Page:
As a small personal example, I was called a ‘woke snowflake’ by a member of my family because I despise racism. Go figure. I’ve been called Karen on social media, as well as a boring bitch with no life. I take umbrage to the Karen but the latter is true. Why did I get called that? No idea. If you’re perceived as being boring, or as complaining even if it’s suitably justified, they’ll label you. If you speak at all and they don’t like it, they’ll brand you. It’s as stupid as that.
The goalposts have shifted in line with the definitions. The general consensus online for the definition of woke is “to be awake to sensitive social issues, such as racism“. However, the media stories suggest “woke” is about “taking it too far” and being too politically correct to the point of madness, and yet simply being against racism is apparently enough to get such a label, too. It also makes out like everyone who wants equality or change for the better is woke and that they’re in support of these “crazy” ideas or are partaking in the stunts we see in the news. It doesn’t add up. Urban Dictionary defines woke as a “Umbrella term for individuals who are engrossed by social justice and thinks of themselves as saviors with a moral high ground, but remain willfully ignorant to the irrationality of their claims and the problems they create.” It’s a word that has lost all definition and is just being brandished as a weapon, much like the other terms looked at in this article are.
These more recent types of insults, when used so easily and inappropriately, give the insulter a chance to get on their high horse and look down on the minion that they’re insulting. They get to feel mighty and deflect from the simple fact that they didn’t like what they heard, that they don’t have an actual argument to make, and that deep down they may realise they’ve thrown a brick right into their own glass house. If a situation is not to your liking, what better way than to just insult and barge your way through, forming a group with like-minded individuals using the same flavour-of-the-year terms to throw at the easy targets to make themselves feel better.
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Where Is The Vitriol Coming From?
Many news stories are provoking responses that encourage the use of terms like “woke” and “snowflake”. Biased reporting and sensationalism are cornerstones for selling more papers.
When we hear another Christmas song has been banned because one word might be taken out of context and cause offence, or that a kid’s TV show is getting a gender neutral rewrite, the public gets irritated by the way in which nothing is safe any more. We see more stories of seemingly ludicrous changes, things that perhaps only one person has complained about, and we start to feel like political correctness has been taken too far. It seems that it’s happening to everything we hold dear and that we also can’t say anything for fear of being offensive. The stories are weaponised to make us angry and to believe it’s probably a bigger issue than it really is, a bit like how certain tabloids helped to instigate panic buying and petrol hoarding in the last couple of years. The public get irritated and annoyed, and odd news stories start to add up. It creates this culture of hating all things “woke”, even though the things we’re seeing are usually the more bizarre stories, not the examples of “wokism” that matters, where “woke” in theory means something and makes a real difference.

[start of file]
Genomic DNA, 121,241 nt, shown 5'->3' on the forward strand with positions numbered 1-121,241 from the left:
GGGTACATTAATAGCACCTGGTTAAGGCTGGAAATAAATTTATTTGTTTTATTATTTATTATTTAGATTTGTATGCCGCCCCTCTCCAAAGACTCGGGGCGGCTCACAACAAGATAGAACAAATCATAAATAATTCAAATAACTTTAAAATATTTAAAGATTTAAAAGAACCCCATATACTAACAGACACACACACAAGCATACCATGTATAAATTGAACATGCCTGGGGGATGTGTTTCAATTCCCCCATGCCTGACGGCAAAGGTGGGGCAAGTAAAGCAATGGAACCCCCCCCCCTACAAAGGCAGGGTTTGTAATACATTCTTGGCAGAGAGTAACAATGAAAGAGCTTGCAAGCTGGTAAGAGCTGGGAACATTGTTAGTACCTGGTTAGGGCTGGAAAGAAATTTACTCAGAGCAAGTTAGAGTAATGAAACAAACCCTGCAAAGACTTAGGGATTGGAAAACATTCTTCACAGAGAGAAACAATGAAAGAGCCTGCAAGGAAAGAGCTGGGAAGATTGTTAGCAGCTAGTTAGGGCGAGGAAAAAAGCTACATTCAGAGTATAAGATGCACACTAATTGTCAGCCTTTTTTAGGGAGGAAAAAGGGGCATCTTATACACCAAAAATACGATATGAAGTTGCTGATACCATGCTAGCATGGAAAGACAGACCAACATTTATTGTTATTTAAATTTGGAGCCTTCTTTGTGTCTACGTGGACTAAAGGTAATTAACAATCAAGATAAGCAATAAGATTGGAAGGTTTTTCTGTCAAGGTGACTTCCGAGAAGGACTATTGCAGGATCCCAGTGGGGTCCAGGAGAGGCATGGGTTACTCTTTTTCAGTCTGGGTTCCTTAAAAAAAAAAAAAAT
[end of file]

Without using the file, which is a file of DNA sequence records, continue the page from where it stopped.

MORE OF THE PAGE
It’s us against them. It’s “common sense” versus “stupidity”. For instance, the mentality against “woke” becomes part of a group think issue. It likewise applies to other such insults, like calling people “sheeple” for having Covid vaccinations or wearing a mask. The insults are easier to fly when backed by others in your group and the terms proliferate.
Group think is very powerful online, where anonymity while hiding behind a screen give people a sense of faux courage to berate others. Knowing they’re not alone and that they’ll likely get a thumbs up or a like from the similarly-opinionated happening upon their comment, they show off. If more people are thinking like this, it’s easier to believe in it and easier to hide in the midst of it all while joining in. But it is not courage, it’s weakness, especially when you need the comfort of distance and supporters to be nasty.
Insults can sometimes come from a place of being ready for a fight. They want to provoke because they want to insult more and more. They want to get the bile up and out of their system, spewing it onto what ever targets are available. They’ll feel victorious if and when they come out on top of the argument, which they possibly will as they heavy-handedly bash their way through with insults and no substance. The increasing miserableness, political frustrations and financial woes will only fan the flames of this angst as it spreads.
A Need For Making Oneself Feel Superior
Insults like these are great as a mud-slinging exercise where the insulter can sit atop their high horse and feel superior, relishing in how embarrassed, little, ashamed and hurt the person on the receiving end may be. It’s about dragging someone else down to make yourself feel better.
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Problems With Such All-The-Rage Insults
These terms do nothing good. They cause further divides in an already friction-filled and irascible society.